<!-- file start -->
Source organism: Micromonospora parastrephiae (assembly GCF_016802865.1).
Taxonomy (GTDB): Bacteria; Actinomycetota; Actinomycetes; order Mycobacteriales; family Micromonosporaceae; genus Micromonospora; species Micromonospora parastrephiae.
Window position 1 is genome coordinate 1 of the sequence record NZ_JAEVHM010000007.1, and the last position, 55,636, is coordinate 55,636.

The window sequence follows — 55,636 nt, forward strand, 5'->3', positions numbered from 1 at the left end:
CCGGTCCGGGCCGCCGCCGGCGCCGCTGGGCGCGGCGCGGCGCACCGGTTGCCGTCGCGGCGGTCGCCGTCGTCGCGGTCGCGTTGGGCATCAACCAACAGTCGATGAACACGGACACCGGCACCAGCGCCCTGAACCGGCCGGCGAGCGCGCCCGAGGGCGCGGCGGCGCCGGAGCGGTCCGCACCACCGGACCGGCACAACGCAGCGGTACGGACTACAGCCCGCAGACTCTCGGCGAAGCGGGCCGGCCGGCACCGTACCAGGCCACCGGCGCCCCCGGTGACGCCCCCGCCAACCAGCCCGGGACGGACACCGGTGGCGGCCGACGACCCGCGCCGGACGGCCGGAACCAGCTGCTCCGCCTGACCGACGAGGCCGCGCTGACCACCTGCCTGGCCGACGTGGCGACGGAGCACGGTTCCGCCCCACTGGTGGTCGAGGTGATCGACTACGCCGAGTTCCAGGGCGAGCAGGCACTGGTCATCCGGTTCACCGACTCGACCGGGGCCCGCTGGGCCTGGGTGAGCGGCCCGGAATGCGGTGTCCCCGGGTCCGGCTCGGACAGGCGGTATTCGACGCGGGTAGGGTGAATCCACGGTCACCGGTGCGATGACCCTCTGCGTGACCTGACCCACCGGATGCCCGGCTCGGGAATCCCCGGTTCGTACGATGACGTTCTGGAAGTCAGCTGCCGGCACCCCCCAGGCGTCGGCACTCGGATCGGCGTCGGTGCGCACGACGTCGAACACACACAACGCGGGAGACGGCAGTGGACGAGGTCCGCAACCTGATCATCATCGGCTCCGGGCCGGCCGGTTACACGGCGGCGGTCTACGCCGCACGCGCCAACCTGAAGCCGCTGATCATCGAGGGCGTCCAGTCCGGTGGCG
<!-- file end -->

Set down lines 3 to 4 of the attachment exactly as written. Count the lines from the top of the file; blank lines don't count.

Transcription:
Window position 1 is genome coordinate 1 of the sequence record NZ_JAEVHM010000007.1, and the last position, 55,636, is coordinate 55,636.

The window sequence follows — 55,636 nt, forward strand, 5'->3', positions numbered from 1 at the left end: